We denote a scalar product of two vectors $a, b$ in Hilbert space $H$ as $(a,b)$ or $\langle a, b\rangle$.

In Bra-Ket notation, we denote a vector $a$ in Hilbert space as $|a\rangle$. Also, we say that bras such as $\langle b|$ belong to the dual space $H^*$ . So Bras are linear transformations that map kets to a number.

Then it isn't always true that $\langle a \mid b\rangle=(a,b)$.

In quantum mechanics the above equality holds, is it that we define bra in such a way so that the above equality holds? Are there cases when the above equation is not true?

  • 3
    $\begingroup$ I'm not sure about what you ask. $\forall T \in \mathcal{H}^{*}, !\exists \, x_{T} \, / \, T(y) = \left\langle x_{T}, y \right\rangle \, \forall y \in \mathcal{H}$. en.wikipedia.org/wiki/Riesz_representation_theorem $\endgroup$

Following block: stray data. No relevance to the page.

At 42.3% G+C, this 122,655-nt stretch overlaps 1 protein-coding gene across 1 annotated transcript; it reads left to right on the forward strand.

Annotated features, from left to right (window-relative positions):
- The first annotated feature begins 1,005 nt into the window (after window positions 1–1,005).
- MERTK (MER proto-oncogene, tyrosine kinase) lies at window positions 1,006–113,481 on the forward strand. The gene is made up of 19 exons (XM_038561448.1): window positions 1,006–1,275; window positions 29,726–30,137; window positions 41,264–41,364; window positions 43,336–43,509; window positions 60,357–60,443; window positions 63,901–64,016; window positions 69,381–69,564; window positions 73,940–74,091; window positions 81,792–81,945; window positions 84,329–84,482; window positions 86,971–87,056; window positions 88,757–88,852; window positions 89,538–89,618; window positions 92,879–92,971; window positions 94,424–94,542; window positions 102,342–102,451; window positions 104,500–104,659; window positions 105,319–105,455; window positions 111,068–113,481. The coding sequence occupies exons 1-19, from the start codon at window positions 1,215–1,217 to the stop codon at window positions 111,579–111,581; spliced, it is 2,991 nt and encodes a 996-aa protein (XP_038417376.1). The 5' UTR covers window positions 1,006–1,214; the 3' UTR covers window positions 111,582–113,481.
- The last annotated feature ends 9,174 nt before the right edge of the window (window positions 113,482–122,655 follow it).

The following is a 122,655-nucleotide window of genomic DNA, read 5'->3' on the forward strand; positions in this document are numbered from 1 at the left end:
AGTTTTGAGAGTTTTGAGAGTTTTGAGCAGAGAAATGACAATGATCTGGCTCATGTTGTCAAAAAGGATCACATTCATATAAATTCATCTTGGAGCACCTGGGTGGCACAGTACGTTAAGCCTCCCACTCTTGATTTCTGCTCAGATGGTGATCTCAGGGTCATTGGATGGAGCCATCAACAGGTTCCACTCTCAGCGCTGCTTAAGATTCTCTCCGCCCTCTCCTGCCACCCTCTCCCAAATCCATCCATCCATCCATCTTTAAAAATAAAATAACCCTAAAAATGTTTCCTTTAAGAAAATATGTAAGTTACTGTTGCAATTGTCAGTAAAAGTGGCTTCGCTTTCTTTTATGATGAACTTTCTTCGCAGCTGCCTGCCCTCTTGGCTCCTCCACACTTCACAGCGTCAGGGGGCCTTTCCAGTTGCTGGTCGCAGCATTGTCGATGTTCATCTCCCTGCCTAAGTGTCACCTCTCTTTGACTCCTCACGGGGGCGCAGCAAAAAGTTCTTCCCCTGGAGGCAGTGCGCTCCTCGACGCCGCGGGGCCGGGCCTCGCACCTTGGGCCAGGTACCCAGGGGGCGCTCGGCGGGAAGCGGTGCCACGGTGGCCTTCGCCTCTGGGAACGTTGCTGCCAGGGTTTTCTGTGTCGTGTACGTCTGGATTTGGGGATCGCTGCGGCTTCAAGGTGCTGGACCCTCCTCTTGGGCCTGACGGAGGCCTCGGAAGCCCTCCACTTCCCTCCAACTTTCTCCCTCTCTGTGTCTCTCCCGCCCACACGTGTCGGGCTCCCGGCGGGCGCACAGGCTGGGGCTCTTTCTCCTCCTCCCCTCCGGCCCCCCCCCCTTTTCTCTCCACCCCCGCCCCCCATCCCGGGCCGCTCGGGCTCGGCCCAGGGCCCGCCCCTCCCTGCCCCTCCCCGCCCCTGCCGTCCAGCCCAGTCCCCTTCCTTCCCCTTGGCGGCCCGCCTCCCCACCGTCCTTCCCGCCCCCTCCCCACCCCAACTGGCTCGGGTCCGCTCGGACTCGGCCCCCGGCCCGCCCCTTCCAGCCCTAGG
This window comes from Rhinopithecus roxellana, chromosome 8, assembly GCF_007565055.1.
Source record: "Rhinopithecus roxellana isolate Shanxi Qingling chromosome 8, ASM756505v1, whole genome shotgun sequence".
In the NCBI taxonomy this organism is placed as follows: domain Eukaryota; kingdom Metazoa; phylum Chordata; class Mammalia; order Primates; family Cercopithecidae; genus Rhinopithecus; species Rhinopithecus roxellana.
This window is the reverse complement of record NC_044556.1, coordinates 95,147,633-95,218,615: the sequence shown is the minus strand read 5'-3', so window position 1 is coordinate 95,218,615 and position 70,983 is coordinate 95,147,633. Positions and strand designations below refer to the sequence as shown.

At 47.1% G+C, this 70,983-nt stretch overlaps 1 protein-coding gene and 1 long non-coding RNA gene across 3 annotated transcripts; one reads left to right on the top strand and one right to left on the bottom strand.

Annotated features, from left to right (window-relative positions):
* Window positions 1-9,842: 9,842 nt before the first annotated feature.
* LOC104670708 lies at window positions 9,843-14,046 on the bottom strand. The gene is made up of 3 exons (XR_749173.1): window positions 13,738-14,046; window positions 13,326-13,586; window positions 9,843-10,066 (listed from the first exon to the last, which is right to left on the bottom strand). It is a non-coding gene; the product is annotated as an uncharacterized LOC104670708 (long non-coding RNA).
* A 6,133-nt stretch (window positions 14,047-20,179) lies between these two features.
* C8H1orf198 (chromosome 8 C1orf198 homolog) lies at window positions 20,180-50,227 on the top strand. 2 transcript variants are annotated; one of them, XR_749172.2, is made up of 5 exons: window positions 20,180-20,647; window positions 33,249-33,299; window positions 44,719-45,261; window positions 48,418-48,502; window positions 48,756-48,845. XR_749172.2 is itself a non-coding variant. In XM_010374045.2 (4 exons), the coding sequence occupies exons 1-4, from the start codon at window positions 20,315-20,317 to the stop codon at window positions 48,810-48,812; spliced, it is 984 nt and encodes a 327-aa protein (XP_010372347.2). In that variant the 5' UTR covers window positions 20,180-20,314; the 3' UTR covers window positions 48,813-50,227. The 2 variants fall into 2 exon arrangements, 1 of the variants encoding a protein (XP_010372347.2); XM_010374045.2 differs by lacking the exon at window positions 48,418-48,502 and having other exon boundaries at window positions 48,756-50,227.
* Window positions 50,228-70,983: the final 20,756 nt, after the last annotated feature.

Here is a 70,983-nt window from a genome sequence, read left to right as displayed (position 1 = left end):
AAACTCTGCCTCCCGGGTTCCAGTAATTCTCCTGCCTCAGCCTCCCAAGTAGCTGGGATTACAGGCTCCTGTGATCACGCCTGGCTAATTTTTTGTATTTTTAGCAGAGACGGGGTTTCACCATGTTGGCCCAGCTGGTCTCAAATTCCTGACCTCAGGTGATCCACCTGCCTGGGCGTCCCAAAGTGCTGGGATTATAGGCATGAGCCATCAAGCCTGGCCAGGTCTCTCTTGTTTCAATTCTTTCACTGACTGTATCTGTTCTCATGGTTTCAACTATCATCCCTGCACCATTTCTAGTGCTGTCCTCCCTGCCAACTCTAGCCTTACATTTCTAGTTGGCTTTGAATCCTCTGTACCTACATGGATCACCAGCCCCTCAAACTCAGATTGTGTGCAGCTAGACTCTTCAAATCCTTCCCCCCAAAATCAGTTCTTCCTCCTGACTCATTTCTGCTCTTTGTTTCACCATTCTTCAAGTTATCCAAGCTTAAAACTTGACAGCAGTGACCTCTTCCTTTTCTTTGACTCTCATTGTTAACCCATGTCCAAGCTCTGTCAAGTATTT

– Gilgamesh
    Oct 1, 2021 at 6:35
  • $\begingroup$ I'm sorry i am not able to put it clearly. I'm saying is <a| |b> = (a, b) always? How is that so. $\endgroup$
    – Kashmiri
    Oct 1, 2021 at 8:03
  • 1
    $\begingroup$ It is so, it is just notation. $\endgroup$
    – ohneVal
    Oct 1, 2021 at 8:06

1 Answer 1


It's just notation! $$\langle \psi|\chi\rangle \equiv (\langle \psi|,|\chi\rangle )$$ Dirac denoted the number resulting from the pairing of the covector $\langle \psi|$ with the vector $|\chi\rangle $ by the "bra-c-ket" symbol $\langle \psi|\chi\rangle $.

Furthermore, We can regard the dagger map as either determining the inner-product on $V$ via $$\langle |\psi\rangle ,|\chi\rangle \rangle \equiv (|\psi\rangle ^\dagger,|\chi\rangle )=(\langle \psi|,|\chi\rangle )\equiv \langle \psi|\chi\rangle $$ or being determined by it as $$|\psi\rangle ^\dagger\equiv \langle |\psi\rangle,\ \ \rangle \equiv \langle \psi|$$


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